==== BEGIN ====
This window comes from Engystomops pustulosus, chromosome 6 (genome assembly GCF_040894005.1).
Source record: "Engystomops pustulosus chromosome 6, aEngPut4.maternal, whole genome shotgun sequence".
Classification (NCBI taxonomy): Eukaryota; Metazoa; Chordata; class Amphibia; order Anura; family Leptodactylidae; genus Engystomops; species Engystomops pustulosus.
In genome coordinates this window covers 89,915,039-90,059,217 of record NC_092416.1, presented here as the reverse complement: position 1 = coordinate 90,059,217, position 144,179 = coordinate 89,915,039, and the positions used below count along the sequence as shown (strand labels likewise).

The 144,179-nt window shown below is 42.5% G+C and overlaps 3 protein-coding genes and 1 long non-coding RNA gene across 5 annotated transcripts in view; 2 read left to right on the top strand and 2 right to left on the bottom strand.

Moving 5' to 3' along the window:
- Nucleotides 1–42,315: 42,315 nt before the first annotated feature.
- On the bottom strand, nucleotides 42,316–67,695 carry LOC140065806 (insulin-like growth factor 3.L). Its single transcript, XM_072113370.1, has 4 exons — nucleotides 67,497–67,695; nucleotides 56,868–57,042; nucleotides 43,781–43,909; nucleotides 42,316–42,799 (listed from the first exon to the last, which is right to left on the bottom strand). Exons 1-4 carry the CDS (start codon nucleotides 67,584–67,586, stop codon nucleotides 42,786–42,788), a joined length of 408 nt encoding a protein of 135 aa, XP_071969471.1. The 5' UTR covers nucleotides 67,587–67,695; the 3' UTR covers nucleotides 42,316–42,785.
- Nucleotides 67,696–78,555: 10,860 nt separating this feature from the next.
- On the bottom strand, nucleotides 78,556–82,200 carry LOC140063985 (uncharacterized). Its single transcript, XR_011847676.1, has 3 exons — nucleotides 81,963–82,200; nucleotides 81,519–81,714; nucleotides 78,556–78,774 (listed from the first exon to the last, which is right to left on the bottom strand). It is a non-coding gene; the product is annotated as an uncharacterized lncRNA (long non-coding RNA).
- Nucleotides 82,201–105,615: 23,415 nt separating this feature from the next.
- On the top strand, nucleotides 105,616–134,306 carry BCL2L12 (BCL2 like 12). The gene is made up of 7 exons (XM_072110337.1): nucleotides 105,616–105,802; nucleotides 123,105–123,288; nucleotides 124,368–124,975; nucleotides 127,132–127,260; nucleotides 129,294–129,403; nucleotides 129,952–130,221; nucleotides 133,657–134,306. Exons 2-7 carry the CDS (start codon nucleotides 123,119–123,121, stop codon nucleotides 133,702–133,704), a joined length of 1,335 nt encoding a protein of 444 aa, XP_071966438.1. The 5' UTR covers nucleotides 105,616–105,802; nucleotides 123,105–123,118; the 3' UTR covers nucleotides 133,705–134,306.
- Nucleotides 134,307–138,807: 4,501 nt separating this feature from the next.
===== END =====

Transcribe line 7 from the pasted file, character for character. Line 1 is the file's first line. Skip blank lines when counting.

- Nucleotides 1–42,315: 42,315 nt before the first annotated feature.